We're too passive about valuing our work. At the same time, we must also be realistic about what we have and what it's worth and use this knowledge to out-work those who are making money (in the arts as well as most all other industries) while we wait on the sidelines for a fairy godmother to rescue us with distribution deals and/or a big fat check, investing in our next movie.
Camille Landau and Tiare White, filmmakers and authors of WHAT THEY DON'T TEACH YOU AT FILM SCHOOL, suggests that there are many more ways to make money than through film. I can attest to their point because making movies has certainly cost (and continues to cost) me more money than it's brought me. Part of that is my fault. Part of that is our culture of "free" (and stealing) where everybody expects to get their entertainment without giving anything to the makers of said work. But a huge part of it is that it’s just the nature of the business -- at least where independent filmmaking is concerned. What I gain in creative freedom, I lose in fiscal capacity.
Make no mistake about this -- I still want the money, but for different reasons than I once had. Earning revenue from my work would afford me the ability to do several things:
- To make more movies.
- To make better movies.
- To do work that I enjoy without having to supplement it with less-than-desirable work to put food on the table.
- To be able to present/showcase my movies in their best light.
- To support causes that I believe in.
Contrary to what we may believe about art and money -- either due to ignorance or negligence in looking beyond the surface -- many independent filmmakers are able to earn money for their work. Co-Directors Lisanne Pajot and James Swirsky earned well over six figures with their documentary “INDIEGAME: THE MOVIE.”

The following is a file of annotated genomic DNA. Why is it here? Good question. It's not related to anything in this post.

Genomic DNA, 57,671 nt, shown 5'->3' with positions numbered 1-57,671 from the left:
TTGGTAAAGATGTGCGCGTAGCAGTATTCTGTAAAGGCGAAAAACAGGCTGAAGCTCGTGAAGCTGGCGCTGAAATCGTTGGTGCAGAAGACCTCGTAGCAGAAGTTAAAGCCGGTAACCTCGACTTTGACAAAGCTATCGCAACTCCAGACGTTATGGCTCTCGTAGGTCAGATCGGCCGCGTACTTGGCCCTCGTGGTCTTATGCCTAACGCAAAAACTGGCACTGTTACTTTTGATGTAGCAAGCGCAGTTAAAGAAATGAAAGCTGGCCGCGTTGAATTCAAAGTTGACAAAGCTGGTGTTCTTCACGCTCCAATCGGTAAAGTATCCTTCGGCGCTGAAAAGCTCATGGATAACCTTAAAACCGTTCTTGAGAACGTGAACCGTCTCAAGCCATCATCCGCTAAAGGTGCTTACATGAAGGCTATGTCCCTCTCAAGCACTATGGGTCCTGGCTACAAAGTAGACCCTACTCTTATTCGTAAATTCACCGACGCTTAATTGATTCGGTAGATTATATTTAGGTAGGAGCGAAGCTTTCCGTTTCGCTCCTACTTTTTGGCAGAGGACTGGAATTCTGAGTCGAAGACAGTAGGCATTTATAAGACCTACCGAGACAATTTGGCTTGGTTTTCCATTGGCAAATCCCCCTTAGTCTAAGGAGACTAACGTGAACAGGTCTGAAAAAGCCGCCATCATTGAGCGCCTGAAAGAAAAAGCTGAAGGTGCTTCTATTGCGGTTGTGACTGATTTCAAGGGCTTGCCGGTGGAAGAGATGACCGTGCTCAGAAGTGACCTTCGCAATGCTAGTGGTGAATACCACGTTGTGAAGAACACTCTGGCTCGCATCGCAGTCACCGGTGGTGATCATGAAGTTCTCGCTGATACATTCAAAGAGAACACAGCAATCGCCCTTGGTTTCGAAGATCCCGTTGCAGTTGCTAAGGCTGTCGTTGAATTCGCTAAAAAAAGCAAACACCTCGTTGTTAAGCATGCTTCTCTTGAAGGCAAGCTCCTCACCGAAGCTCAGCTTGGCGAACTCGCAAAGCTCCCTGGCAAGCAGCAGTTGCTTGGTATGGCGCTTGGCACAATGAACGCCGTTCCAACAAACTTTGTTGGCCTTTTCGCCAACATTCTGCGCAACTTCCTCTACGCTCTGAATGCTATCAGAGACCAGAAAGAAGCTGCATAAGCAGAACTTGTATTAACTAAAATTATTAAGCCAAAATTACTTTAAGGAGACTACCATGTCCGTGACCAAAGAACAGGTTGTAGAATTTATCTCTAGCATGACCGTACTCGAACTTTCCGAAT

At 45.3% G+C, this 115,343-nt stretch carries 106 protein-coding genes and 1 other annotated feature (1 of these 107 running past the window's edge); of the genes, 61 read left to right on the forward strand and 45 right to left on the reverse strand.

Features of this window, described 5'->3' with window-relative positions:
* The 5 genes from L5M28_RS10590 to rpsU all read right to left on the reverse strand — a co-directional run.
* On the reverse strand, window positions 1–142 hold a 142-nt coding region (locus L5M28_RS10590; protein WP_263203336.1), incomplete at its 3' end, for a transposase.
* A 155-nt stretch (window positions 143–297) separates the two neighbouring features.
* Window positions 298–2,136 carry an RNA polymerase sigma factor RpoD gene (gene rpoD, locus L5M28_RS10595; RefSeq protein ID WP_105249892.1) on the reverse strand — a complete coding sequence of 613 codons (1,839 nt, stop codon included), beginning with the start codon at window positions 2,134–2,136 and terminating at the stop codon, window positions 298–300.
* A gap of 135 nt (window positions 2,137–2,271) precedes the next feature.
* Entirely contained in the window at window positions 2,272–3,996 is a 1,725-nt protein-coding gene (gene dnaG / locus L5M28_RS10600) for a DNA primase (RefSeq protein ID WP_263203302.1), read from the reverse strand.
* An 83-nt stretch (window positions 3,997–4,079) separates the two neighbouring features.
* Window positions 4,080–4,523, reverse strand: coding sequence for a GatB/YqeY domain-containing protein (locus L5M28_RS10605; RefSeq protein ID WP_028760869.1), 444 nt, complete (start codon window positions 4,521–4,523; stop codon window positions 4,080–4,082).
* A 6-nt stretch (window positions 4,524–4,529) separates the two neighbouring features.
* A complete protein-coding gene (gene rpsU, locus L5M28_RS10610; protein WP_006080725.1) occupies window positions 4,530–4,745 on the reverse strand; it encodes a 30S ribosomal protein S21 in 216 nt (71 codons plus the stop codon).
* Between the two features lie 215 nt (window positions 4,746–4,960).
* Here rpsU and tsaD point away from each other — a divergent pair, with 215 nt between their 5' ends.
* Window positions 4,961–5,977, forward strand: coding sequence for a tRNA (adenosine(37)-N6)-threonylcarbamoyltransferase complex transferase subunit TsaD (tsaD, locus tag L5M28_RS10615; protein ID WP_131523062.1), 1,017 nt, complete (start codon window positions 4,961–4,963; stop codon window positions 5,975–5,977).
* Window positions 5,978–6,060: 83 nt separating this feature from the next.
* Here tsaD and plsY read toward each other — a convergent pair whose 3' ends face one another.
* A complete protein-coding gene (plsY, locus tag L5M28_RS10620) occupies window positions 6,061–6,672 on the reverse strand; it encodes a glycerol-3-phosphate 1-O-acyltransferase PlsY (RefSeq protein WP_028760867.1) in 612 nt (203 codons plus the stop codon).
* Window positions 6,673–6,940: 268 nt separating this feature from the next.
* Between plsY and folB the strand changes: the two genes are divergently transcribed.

Vermont based “NORTHERN BORDERS” director Jay Craven also brought in thousands of dollars from his movies and Zeke Zelker became a master of the $10,000 screening for his drama “InSEARCHOf.” So, what’s wrong with the rest of us? Why are we constantly broke and settling for opportunities to gain exposure over seeking out earnings for our work? Filmmakers “don’t know anything different; it has been our conditioning,” says Scilla Andreen of IndieFlix – a service like Netflix that provides unlimited streaming of independent films, anywhere in the world.
Being on iTunes only, are you going to make enough money to live? NO. Being on Netflix only? – People think when you’re movie is on Netflix, 30 million people are going to watch it; are you buying a new house? A new car? No, I got $10,000 for my movie and they’re going to pay me out over eight quarters; 120 days after the quarter ends, in fact, is when the check comes; and there’s no interest on that, and my movie costs $100,000 to make or $750,000 to make or $3 million to make – and I got $10,000 from Netflix for my independent movie, which hasn’t even made a dent in my [investor’s pocket]”. - Scilla Andreen
Through IndieFlix, Andreen facilitates the kind of monetary returns that filmmakers aren’t used to seeing -- taking action on solving the gap between art and commerce. All the while, documentary film director Mary Mazzio conditioned herself for results early on – as a former Olympic rowing athlete who later left a lucrative career in law to make movies. “My athletic background gave me perseverance and discipline, which means thinking about who your audience is and what the strategy is; so you’re not making a movie just because you want to make it, but you’re making a movie that you think can find an audience – and when you find an audience, then there’s revenue. Being a young lawyer also gave me the skills to think strategically and like a businessperson,” says this CEO of production company 50 Eggs, Inc. that has successfully sold several of her films on DVD.